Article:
Engineering, design and construction (EPC) partners McDermott, Chiyoda and Zachry announced that the third train of the Freeport (Texas) liquified natural gas (LNG) project has reached its final commissioning stage.
This late stage includes introduction of feed gas into Train 3 of the liquefaction export facility along the Gulf Coast.
The Freeport LNG facility incorporates large electric motor-driven refrigeration compressors. Natural gas must be chilled to minus 265 degrees Fahrenheit (-160 C*) to reach a liquid form and become ready for shipping to global markets.
“Congratulations to the entire team for upholding the high safety and quality standards for which we’re known,” said Mark Coscio, McDermott’s Senior Vice President for North, Central and South America. “We have achieved substantial completion for Trains 1 and 2, and now focus on delivering Train 3 as it transitions from construction phase to start up.”
Zachry Group, as the joint venture lead, partnered with McDermott for the Pre-FEED in 2011, followed by FEED works to support the early development stage of the project as a one-stop shop solution provider for Trains 1 and 2. Later Chiyoda joined the joint venture partnership for work related to Train 3. The project scope includes three pre-treatment trains, a liquefaction facility with three trains, a second loading berth and 165,000 cubic-meter full containment LNG storage tank.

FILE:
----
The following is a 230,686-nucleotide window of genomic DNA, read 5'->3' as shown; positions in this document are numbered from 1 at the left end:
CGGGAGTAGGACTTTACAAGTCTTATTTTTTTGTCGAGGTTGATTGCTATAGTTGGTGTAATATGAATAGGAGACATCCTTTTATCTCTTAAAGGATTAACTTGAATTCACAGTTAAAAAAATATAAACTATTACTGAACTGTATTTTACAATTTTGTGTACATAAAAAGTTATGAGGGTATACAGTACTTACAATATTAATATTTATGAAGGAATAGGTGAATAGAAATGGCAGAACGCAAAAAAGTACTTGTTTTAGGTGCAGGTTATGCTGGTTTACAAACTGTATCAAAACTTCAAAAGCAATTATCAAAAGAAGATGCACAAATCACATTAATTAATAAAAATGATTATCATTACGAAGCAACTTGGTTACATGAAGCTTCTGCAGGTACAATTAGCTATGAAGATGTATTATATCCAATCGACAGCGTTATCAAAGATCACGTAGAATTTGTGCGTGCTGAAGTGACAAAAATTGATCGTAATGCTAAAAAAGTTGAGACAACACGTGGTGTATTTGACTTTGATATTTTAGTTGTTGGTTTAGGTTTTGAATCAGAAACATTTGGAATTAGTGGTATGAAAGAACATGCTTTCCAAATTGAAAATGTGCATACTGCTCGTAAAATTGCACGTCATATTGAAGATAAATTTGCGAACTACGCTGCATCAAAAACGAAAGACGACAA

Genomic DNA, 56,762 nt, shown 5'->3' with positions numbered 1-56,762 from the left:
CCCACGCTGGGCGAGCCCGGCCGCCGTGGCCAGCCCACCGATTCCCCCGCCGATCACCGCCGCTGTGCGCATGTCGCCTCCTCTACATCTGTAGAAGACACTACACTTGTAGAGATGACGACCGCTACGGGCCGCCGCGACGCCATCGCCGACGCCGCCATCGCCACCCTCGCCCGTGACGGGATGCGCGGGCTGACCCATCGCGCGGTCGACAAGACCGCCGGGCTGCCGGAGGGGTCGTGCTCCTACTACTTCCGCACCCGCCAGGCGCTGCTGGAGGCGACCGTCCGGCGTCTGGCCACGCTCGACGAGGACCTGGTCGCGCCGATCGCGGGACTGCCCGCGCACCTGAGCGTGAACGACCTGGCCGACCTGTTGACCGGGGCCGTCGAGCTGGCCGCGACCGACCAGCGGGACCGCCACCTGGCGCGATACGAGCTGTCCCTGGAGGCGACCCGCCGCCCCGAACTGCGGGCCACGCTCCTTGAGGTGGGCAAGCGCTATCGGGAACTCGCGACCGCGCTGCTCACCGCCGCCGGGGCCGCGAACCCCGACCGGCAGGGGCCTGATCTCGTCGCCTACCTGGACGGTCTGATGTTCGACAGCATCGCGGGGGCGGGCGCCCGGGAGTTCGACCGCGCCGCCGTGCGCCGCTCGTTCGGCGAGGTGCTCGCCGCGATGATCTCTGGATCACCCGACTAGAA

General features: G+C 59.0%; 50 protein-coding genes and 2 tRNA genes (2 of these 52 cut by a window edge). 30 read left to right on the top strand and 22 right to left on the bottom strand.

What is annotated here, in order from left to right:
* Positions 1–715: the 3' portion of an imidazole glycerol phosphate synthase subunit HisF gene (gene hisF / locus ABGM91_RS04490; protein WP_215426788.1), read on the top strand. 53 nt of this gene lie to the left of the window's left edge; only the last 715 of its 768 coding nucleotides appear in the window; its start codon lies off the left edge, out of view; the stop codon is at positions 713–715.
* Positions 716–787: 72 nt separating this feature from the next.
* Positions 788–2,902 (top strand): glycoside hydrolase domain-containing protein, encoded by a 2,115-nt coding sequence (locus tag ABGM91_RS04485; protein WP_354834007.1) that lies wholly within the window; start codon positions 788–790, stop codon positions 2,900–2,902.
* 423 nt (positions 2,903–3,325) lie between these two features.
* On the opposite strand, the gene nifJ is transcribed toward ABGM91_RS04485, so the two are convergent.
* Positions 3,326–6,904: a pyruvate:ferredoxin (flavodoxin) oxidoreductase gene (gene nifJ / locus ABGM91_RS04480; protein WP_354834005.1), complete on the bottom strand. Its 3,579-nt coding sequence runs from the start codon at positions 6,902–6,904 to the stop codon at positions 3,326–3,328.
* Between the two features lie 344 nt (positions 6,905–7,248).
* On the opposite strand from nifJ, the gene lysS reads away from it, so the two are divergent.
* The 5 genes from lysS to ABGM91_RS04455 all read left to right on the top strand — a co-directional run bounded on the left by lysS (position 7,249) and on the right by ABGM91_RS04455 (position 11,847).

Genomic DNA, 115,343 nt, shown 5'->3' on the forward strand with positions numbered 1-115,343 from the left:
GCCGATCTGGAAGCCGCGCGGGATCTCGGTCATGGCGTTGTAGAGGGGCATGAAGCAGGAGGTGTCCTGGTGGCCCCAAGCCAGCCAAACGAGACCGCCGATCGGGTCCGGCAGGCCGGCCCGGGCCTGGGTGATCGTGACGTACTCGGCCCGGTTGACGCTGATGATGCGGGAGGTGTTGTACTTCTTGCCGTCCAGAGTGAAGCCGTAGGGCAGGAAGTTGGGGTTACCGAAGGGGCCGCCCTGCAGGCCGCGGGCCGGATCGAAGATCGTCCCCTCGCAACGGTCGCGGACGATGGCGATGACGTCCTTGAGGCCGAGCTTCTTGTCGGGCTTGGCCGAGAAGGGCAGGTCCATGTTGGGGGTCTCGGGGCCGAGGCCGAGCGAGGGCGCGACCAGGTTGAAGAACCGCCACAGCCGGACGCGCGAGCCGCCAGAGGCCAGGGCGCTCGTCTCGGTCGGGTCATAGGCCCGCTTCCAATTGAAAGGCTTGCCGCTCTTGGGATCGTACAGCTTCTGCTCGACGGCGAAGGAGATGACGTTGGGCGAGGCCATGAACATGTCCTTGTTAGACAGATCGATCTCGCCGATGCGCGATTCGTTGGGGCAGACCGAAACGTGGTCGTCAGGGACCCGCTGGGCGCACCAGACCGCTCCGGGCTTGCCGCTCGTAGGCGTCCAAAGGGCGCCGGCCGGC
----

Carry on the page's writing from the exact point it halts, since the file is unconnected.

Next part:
Freeport LNG Train 3 is on track to reach initial LNG production in the first quarter of 2020. Freeport LNG Development LP and Westbourne Capital agreed on a $1.025 billion loan last year to fund the addition of a fourth train. KBR was signed on to lead EPC duties.
The revolution in shale and directional drilling has pushed U.S. natural gas production to around 100 billion cubic feet per day, positioning the nation as an energy exporter. Several companies have built, are building or planning export and liquefaction terminals and plan to move gas for power generation to regions such as Europe, Africa and Asia.
Natural gas fuels 38 percent of the U.S. electricity generation mix, according to a recent report from the EIA. Gas is expected to surpass 40 percent of that mix this year, with several new combined cycle gas turbine plants under construction.